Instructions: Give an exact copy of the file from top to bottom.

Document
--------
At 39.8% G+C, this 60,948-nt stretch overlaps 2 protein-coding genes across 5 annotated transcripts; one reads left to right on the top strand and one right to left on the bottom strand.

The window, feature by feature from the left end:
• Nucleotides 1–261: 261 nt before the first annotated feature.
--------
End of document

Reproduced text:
At 39.8% G+C, this 60,948-nt stretch overlaps 2 protein-coding genes across 5 annotated transcripts; one reads left to right on the top strand and one right to left on the bottom strand.

The window, feature by feature from the left end:
• Nucleotides 1–261: 261 nt before the first annotated feature.